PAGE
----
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Revolutionary Backlash

Women and Politics in the Early American Republic

By Rosemarie Zagarri

Publication Year: 2011

The Seneca Falls Convention is typically seen as the beginning of the first women's rights movement in the United States. Revolutionary Backlash argues otherwise. According to Rosemarie Zagarri, the debate over women's rights began not in the decades prior to 1848 but during the American Revolution itself. Integrating the approaches of women's historians and political historians, this book explores changes in women's status that occurred from the time of the American Revolution until the election of Andrew Jackson.

Although the period after the Revolution produced no collective movement for women's rights, women built on precedents established during the Revolution and gained an informal foothold in party politics and male electoral activities. Federalists and Jeffersonians vied for women's allegiance and sought their support in times of national crisis. Women, in turn, attended rallies, organized political activities, and voiced their opinions on the issues of the day. After the publication of Mary Wollstonecraft's A Vindication of the Rights of Woman, a widespread debate about the nature of women's rights ensued. The state of New Jersey attempted a bold experiment: for a brief time, women there voted on the same terms as men.

Yet as Rosemarie Zagarri argues in Revolutionary Backlash, this opening for women soon closed. By 1828, women's politicization was seen more as a liability than as a strength, contributing to a divisive political climate that repeatedly brought the country to the brink of civil war. The increasing sophistication of party organizations and triumph of universal suffrage for white males marginalized those who could not vote, especially women. Yet all was not lost. Women had already begun to participate in charitable movements, benevolent societies, and social reform organizations. Through these organizations, women found another way to practice politics.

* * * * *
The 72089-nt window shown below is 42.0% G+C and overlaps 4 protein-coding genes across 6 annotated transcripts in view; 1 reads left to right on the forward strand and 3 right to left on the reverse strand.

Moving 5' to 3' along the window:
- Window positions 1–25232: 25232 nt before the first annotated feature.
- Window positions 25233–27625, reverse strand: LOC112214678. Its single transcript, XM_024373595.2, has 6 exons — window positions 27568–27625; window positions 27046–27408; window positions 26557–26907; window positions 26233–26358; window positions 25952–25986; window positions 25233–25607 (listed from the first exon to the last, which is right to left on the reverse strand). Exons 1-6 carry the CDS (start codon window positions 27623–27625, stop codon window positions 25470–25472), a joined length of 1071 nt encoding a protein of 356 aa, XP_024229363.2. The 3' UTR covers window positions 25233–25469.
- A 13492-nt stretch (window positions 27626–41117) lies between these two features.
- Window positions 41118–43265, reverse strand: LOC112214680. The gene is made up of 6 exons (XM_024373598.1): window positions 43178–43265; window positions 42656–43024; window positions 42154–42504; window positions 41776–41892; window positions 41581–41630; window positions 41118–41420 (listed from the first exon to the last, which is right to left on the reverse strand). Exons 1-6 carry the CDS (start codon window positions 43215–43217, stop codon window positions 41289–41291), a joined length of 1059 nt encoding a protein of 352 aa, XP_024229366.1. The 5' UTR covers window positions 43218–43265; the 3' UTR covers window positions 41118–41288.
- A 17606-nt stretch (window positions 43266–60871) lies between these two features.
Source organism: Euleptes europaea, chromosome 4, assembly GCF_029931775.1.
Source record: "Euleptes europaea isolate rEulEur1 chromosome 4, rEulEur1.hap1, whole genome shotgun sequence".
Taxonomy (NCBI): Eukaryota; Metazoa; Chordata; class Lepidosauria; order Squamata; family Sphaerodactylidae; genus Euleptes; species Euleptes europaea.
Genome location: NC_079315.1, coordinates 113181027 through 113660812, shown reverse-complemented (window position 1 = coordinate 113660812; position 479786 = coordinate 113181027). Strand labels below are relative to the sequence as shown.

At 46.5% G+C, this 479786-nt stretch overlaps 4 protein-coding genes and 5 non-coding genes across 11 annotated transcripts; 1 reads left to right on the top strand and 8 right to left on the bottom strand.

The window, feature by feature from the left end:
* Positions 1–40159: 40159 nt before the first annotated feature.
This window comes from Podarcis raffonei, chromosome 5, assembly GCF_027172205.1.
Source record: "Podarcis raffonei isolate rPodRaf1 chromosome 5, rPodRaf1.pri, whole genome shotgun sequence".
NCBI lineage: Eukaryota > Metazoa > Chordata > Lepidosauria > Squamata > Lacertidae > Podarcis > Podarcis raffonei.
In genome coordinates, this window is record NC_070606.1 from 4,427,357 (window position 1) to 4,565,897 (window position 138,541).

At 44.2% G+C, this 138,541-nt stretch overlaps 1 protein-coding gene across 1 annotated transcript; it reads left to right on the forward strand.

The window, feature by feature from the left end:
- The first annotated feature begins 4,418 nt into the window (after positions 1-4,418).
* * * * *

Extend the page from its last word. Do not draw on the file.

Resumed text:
Published by: University of Pennsylvania Press

Title Page

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Copyright Page

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Table of Contents

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pp. vii-

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Introduction

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pp. 1-10

More than three decades after the American Revolution ended, a Maryland newspaper published an article with the reassuring headline ‘‘Revolutions Never Go Backward.’’ Expressing the hope that the world had ‘‘wearied’’ of revolutions, the author maintained that people throughout the world were now ready to ‘‘settle down in quiet, for the purpose of enjoying what little good there may be, mingled with the evil in this...

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Chapter 1. The Rights of Woman

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pp. 11-45

In 1798, less than ten years after the ratification of the U.S. Constitution, the writer Charles Brockden Brown, often considered the country’s first professional man of letters, published an article on a controversial topic in his periodical, the Philadelphia Weekly Magazine. Entitled ‘‘The Rights of Woman,’’ the piece depicted a dialogue between a young man,...